Ciao Ciao is a new Italian-American bar-restaurant on Hertel Avenue in Buffalo that marks a new era for co-owners Maurizio Conti, Vito Semeraro and Paolo Tagliaferri.
The three men have been co-owners of Romeo & Juliet’s Café since that business opened its doors just down the street in the late 90s. Although the men have helped open other locations of their successful café, Ciao Ciao is a major departure from the proven formula.
According to general manager Tommy Sheedy, the success of Romeo & Juliet’s gave the co-owners the freedom to pursue something they’ve always wanted.
“Romeo & Juliet’s are amazing Italian bakeries and restaurants, but the owners always wanted their own bar,” he says.
The new Ciao Ciao isn’t a standard bar-restaurant. Instead, the decision was made to go for a lounge format. The decor is clean and the layout is simple. At the far end of the restaurant, curved banquette seating and mid-century modern couches are there for vibing. It’s perfect for group seating, or for casual encounters with other customers. The back room is a bit more classic Buffalo, with some dart boards and classic arcade video games.
“The lounge concept only exists in a few places in Buffalo,” Tommy says. We want people to feel comfortable enough to hang out for a couple of hours and have a couple of cocktails.”
Those cocktails are mostly of the classic variety, including an Aperol spritz, daquiri, Old-Fashioned and Negroni. There are also a few signature drinks. The Saranac was one recent drink on the menu that featured bourbon, lime, raspberries and sugar. Another drink called A couple, Two Three featured rye, green tea, vanilla, lemon and apple cider. Non-cocktail bar drinks included a short wine list and four kinds of draft beers on tap.
“Approachability is what we’re trying to accomplish more than anything else,” Tommy says. “People can read the cocktail menu and all the ingredients are spelled out. And then we make the drinks exactly as they’re supposed to be made, so they taste exactly the way people expect.”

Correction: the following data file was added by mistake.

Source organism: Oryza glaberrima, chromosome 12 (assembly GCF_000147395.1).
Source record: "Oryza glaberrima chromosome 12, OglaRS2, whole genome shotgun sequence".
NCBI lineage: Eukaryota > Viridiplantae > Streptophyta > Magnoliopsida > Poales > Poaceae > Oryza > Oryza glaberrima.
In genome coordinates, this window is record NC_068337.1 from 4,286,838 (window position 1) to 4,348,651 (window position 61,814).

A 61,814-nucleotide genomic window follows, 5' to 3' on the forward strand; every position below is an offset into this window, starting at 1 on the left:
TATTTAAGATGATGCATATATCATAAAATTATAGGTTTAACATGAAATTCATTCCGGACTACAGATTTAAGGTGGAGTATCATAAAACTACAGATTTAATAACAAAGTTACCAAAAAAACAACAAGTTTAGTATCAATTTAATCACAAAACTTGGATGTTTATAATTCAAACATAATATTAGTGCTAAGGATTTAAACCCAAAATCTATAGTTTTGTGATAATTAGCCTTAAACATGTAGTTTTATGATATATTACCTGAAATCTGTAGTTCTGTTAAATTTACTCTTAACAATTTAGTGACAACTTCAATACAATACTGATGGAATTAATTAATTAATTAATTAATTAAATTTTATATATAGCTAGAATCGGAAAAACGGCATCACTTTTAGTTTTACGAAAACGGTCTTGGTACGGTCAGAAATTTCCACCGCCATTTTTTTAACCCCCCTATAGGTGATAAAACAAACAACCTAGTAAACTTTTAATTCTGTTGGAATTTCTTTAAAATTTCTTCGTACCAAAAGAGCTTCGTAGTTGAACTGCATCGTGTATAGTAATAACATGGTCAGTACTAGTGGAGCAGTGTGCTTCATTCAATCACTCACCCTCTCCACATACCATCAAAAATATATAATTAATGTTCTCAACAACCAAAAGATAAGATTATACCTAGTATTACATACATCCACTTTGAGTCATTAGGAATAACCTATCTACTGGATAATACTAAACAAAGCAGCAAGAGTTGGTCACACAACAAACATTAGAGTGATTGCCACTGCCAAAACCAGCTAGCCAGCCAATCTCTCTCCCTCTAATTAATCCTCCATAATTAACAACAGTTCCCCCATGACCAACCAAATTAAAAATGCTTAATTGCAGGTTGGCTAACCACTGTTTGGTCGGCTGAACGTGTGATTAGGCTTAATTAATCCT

“The staple of a good cocktail bar is consistency,” he adds. “Every drink should be the same, no matter who made it. The first time you have a cocktail at the bar should taste exactly the same as the last time you had it.”
The early food menu was partly based on what worked over at Romeo & Juliet’s. For example, you can’t go wrong with a crowd-pleaser like lobster ravioli with vodka blush sauce ($17). However, recent specials have showcased a more modern approach, including a chicken Cordon Bleu panini and a puff pastry strawberry shortcake with house-made whiskey caramel.
Tommy says he expects the evolution of the food menu to continue as the lounge forges its own distinct identity.
“We want the lounge to stand on its own and we want the chance to be creative” he explains.
Hours at time of publishing (Subject to change): Wednesday and Thursday 5 p.m. – 12 a.m., Friday and Saturday 4 p.m. – 2 a.m., Sunday 12 p.m. – 8 p.m., Monday and Tuesday CLOSED
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